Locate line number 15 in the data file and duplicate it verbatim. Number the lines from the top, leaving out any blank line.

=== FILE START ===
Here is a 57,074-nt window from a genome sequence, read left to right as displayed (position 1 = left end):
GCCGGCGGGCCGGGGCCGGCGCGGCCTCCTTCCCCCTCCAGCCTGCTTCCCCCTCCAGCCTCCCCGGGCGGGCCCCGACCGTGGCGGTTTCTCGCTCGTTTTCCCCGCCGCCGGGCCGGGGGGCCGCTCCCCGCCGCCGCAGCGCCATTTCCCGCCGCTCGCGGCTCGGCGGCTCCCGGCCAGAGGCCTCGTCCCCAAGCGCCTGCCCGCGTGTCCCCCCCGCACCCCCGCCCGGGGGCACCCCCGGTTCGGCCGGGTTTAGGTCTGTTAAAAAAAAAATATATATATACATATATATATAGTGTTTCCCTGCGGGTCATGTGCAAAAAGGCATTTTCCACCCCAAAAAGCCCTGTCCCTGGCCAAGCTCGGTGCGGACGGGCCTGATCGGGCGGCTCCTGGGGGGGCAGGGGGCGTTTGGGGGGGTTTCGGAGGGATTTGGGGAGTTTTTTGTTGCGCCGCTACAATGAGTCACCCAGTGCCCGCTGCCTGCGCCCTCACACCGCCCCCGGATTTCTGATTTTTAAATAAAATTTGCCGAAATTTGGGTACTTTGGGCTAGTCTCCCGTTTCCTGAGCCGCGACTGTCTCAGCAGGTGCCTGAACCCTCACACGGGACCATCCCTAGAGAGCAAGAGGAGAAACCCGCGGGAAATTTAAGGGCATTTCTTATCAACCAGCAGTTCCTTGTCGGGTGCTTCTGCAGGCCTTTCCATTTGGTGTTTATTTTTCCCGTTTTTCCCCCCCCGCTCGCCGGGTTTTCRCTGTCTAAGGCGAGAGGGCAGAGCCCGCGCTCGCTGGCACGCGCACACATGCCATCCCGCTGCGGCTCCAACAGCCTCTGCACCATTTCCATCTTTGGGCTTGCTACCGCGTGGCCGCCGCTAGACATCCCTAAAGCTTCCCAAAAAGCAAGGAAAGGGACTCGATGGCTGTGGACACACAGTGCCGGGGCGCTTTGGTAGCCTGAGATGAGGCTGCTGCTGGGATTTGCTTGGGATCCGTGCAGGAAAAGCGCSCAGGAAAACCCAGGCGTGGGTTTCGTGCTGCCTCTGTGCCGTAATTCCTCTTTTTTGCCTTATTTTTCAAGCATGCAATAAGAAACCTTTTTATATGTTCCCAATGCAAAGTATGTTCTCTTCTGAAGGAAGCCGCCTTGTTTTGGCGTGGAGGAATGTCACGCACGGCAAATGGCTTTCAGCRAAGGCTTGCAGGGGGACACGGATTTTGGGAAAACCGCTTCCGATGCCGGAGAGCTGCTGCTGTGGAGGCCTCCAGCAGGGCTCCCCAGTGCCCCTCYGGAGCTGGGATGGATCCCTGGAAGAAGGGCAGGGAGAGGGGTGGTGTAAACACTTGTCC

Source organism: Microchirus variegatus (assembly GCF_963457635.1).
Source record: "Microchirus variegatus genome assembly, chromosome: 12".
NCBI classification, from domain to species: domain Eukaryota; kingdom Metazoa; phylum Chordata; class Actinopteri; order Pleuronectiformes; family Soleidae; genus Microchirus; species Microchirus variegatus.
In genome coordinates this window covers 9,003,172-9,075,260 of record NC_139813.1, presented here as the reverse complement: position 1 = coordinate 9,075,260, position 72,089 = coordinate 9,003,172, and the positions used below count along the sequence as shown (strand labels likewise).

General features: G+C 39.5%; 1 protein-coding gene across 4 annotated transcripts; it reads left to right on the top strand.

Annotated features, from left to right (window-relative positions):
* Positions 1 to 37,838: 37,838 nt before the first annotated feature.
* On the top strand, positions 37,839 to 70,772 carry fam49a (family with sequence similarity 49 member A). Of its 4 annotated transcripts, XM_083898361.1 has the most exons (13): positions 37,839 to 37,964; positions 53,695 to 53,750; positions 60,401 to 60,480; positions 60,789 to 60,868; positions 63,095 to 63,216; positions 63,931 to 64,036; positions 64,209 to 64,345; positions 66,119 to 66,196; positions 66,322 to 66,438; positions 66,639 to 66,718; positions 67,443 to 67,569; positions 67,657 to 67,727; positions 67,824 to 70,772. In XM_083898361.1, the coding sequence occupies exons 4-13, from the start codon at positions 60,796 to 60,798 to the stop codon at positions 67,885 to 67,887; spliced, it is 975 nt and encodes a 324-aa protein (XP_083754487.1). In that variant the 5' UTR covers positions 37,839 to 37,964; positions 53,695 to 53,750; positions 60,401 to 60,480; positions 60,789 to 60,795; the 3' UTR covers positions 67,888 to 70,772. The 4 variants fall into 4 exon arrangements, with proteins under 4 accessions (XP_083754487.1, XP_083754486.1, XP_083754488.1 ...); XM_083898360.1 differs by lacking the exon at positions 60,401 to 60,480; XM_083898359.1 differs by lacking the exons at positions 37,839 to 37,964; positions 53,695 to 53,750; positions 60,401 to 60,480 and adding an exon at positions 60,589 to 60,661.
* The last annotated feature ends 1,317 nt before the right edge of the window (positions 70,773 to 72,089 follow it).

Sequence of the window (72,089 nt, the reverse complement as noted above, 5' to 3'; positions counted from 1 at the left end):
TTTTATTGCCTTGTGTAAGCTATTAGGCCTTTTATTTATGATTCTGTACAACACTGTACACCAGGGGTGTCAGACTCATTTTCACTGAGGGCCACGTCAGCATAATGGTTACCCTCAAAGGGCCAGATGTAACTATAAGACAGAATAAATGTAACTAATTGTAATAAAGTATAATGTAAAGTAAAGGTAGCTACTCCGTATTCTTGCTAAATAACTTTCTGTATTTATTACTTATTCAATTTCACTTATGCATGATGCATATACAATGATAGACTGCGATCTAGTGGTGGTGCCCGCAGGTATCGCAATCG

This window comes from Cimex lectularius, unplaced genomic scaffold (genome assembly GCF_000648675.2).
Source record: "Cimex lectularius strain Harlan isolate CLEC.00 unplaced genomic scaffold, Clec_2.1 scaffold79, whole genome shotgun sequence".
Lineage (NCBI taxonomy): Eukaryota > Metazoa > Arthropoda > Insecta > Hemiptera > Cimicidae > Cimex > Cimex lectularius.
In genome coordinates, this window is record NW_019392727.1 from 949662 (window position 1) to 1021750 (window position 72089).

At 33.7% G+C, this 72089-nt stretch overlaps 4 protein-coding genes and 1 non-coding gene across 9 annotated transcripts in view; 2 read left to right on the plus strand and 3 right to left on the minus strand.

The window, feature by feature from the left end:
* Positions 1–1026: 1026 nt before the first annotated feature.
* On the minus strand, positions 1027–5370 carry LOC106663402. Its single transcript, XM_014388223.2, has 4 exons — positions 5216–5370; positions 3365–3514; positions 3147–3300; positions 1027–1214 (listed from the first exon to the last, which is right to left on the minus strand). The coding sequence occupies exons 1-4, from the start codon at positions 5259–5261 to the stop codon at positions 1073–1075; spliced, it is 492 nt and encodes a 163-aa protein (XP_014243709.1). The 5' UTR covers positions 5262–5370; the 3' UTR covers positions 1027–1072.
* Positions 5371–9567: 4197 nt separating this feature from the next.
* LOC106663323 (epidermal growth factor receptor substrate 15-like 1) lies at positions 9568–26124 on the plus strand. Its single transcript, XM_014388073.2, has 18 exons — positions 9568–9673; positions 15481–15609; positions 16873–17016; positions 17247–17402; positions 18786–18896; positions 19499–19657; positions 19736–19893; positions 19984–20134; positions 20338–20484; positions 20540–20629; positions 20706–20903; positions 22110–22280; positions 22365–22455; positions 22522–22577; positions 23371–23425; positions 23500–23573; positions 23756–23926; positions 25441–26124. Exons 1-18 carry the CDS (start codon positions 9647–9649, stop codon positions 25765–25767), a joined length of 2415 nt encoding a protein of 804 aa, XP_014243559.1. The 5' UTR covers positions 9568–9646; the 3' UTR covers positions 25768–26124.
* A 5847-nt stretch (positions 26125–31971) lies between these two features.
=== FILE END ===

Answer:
Source record: "Cimex lectularius strain Harlan isolate CLEC.00 unplaced genomic scaffold, Clec_2.1 scaffold79, whole genome shotgun sequence".